Wolfroy is a film about what’s lurking beneath the surface. A married couple dealing with a tragedy slowly begins to spiral out of control as grief and distrust build between them, all the while the small Texas town they live in begins to reveal a more sinister force that threatens their very lives.
What leads a person to betray their very nature, to reject their beliefs and values and everything they hold dear? Is it some outward force that wears them down little by little, inch by inch? Or is it some poison that changes one from the inside, eating away at their soul bit by bit until all that remains is the shell of the person? These questions haunted me. I was going through a personal crisis in my life and everything I had come to rely on was gone in a matter of months. Everything and everyone by which I had come to define myself was suddenly upended, backwards, and turned against me. I was not the man I expected to be. I was lost. How did this happen? As I started to deconstruct the first 30 years of my life and began the excruciating process of rebuilding, I had to face some harsh truths about the mistakes I had made.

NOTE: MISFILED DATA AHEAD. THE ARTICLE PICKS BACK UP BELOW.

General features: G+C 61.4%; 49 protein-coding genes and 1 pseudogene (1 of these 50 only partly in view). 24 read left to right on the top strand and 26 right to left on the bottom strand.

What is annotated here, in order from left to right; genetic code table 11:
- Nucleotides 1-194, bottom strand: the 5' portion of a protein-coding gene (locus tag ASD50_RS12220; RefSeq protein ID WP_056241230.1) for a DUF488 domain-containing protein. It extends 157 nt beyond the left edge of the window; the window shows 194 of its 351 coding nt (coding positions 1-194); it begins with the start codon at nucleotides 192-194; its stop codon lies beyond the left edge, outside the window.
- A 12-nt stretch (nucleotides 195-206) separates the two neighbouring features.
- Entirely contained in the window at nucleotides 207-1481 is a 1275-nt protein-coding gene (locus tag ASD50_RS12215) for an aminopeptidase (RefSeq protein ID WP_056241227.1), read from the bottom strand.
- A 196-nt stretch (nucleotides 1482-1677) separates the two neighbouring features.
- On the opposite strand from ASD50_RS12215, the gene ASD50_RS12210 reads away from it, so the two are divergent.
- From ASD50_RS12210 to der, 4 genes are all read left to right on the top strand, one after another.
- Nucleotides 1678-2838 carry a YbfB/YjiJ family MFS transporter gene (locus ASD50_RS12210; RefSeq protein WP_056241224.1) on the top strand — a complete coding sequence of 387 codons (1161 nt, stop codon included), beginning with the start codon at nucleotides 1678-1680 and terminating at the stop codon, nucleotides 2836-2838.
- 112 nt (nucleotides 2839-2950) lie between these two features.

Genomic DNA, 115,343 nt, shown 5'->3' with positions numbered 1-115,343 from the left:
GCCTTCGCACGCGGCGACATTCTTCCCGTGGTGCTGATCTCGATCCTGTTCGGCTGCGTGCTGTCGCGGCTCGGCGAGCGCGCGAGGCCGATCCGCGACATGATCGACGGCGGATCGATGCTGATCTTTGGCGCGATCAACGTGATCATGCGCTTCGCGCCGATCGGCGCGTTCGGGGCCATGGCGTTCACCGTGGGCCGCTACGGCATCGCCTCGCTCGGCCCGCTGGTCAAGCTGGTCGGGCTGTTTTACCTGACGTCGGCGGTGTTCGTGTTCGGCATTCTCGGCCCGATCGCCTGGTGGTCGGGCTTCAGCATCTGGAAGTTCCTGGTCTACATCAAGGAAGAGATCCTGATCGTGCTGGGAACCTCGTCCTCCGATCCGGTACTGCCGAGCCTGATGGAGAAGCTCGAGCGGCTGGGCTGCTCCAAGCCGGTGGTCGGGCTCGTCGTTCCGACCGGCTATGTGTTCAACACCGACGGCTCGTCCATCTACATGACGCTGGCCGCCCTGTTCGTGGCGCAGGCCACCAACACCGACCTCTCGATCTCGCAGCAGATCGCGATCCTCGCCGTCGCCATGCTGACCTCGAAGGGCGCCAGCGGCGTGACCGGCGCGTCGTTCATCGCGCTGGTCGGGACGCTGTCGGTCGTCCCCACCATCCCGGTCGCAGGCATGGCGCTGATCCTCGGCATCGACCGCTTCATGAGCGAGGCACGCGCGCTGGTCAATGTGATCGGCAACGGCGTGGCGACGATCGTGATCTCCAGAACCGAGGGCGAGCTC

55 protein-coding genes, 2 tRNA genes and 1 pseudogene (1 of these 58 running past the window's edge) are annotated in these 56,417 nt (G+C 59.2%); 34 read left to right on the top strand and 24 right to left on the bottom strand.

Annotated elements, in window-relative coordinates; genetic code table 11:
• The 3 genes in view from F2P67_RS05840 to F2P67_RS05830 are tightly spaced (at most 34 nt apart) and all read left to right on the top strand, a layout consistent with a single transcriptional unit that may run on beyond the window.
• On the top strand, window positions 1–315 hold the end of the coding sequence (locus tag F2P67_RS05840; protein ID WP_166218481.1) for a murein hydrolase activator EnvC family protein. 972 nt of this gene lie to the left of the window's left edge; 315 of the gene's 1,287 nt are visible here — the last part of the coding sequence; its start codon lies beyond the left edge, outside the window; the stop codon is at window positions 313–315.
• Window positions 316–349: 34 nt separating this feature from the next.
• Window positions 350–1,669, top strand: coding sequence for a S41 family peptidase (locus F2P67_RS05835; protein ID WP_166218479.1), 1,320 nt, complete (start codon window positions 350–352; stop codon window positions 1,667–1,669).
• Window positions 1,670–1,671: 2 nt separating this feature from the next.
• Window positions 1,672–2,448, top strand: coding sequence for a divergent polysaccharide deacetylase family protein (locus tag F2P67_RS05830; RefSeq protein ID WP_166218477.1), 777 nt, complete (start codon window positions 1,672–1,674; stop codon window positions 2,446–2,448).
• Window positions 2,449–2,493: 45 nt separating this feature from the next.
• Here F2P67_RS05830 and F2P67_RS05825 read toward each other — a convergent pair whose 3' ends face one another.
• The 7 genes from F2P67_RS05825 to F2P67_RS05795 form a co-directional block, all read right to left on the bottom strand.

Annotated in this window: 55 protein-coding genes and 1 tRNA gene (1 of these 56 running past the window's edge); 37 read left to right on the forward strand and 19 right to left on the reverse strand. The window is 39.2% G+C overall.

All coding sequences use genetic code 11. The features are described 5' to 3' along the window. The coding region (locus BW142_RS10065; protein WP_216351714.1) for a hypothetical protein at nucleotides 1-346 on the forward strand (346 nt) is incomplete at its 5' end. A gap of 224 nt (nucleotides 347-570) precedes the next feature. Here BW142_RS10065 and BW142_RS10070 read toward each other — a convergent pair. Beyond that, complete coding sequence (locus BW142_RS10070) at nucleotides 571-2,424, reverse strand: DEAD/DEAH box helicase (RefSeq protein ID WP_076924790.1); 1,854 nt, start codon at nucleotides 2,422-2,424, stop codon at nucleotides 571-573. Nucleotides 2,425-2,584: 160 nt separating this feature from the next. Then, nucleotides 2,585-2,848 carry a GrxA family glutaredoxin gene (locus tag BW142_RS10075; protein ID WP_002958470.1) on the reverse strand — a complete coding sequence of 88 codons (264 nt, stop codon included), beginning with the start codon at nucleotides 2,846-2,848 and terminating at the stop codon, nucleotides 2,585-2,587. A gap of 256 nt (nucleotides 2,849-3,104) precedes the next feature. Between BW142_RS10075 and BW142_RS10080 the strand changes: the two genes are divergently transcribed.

Out of that process, the story of Wolfroy emerged. It's a complicated story of grief and the tragedy that results from selfish decisions, however small or insignificant they may be. It's also an East Texas Folk Tale set in the the small town of Saratoga where I spent most summers as a child exploring the woods surrounding my grandmother's house, hearing ghost stories passed down from older generations and crafting my own tales of the supernatural.
This film is the result of my childhood nightmares, the things that kept me awake at night. And as I outgrew those dreams I was plagued by a different kind of fear...a pain that was unimaginable to me as a child. Turns out, some nightmares are real.
-Randall LaRue (writer/director)